An Overview on the Public Key Infrastructure (PKI)
A set of components, standards, and protocols make up the Public Key Infrastructure (PKI), which protects data as it is transmitted over the network. The PKI is an integral aspect of security within a network. Digital certificates form the basis of the PKI because these certificates use cryptographic algorithms and key lengths to protect data as it is transmitted over the network.
The more important components of the PKI are summarized below:
- Cryptographic components are the encryption and hashing algorithms that are used to provide data confidentiality, and integrity; and to authenticate the identity of the senders of data.
- Public key components: A number of methods are available to create public and private keys, and Windows Server 2003 supports the majority of these methods.
- Digital certificates: Certificates are the foundation of the PKI. The certificate contains the public key of the user. The public key can be used to encrypt and sign data before it is transmitted over the network. The digital certificate contains information such as the certificate version, serial number, signature, issuer, and validity period, among other information.
- Certification Authorities (CAs): A CA is a trusted entity that issues certificates to users, computers, applications, and services. An organization can contain multiple CAs, arrange them in a CA hierarchical structure, and define a CA trust model. In the CA hierarchy, you would define root CAs, intermediate CAs and leaf CAs. Users that trust the root CA would automatically trust all subordinate CAs beneath the root CA, which received certificates from the particular root CA.
- Certificate repositories: After certificates are issued by CAs, they have to be located in the certificate repository or store. The preferred location to store issued certificates, is Active Directory.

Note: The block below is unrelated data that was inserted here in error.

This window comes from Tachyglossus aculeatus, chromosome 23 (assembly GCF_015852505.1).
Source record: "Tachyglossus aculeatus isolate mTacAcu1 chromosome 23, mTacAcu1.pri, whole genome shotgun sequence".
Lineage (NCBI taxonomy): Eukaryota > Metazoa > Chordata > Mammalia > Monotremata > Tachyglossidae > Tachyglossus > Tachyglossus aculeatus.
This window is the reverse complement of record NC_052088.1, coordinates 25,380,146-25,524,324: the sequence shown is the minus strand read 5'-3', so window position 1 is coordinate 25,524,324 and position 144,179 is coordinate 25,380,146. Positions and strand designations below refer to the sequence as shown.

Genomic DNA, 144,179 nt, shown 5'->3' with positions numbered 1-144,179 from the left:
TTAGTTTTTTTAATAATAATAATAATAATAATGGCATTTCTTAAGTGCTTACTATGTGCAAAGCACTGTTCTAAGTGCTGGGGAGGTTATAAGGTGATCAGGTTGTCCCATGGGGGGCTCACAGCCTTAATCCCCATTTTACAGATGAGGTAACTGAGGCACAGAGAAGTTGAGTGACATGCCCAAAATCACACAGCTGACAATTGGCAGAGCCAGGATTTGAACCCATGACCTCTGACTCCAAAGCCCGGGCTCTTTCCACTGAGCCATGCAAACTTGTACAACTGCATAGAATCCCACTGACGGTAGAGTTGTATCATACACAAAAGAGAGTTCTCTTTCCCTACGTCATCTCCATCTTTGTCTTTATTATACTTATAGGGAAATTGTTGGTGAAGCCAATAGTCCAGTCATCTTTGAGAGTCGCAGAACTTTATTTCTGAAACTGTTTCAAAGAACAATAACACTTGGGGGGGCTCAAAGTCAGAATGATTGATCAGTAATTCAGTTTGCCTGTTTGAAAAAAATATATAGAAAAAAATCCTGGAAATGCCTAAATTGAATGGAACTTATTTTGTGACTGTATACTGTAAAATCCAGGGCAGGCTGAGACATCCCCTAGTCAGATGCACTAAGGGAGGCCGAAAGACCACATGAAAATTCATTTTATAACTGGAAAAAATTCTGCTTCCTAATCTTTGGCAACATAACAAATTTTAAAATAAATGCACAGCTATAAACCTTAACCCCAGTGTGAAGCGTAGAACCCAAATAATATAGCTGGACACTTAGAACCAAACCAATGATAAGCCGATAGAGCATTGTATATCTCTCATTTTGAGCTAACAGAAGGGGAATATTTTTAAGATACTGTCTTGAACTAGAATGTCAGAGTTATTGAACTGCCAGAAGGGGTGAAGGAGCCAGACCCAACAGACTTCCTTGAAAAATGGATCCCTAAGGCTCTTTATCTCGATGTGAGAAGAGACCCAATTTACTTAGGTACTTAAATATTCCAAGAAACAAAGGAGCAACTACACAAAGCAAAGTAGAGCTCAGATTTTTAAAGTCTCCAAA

- Certificate enrollment and revocation: Certificate enrollment is the process whereby which users request certificates from CAs. The lifetime of the certificate is defined when the CA issues the certificate. However, when certificate become untrusted, outdated, or compromised; the CA can reduce the lifetime of the certificate through a process called certificate revocation. This is done by the CA issuing and distributing a certificate revocation list (CRL) that details the serial number of the certificates which have been revoked.
- Key archival and recovery: Because a user can lose their keys, key recovery agents (KRAs) can be used for the retrieval of a private key, public key and original certificate, if they were archived.
While you can use third party entity CAs for the PKI implementation within your organization, the management of certificates through such entities could become complicated, and take quite some time. This is especially true for organizations which are quite large in size. With a Windows PKI implementation, you can create and manage your own internal PKI structure in the organization. This would enable you to create, manage, and audit digital certificates in your environment. Tools are available for creating and managing digital certificates in Active Directory. You can monitor certificates, and revoke them as the need arises. The strategy that you would use for your PKI implementation is ultimately determined by the security requirements of the organization, and the location of its users.
The Windows Server 2003 Public Key Infrastructure (PKI) is based on the following standards:
- Public key infrastructure X.509 (PKIX) standard.
- Internet Engineering Task Force (IETF) standards: IETF recommends that the security standards listed below interoperate with the PKI design to further enhance the security in enterprise applications.
- Transport Layer Security (TLS)
- Secure Multipurpose Internet Mail Extensions (S/MIME)
- Internet Protocol Security (IPSec)
The remainder of this Article focuses on implementing and configuring a PKI in your organization, using the available graphical interface tools. There are command-line utilities which you can use to manage certificates and CAs. The Certification Authority management console is however considered the best tool for managing the CAs within your PKI implementation. The command-line utilities which you can use are listed below:
- CERTUTIL: You can use this utility to view and manage certificates, the CA database and CRLs.
- DSSTORE: This utility provides finer control when administering the CA database.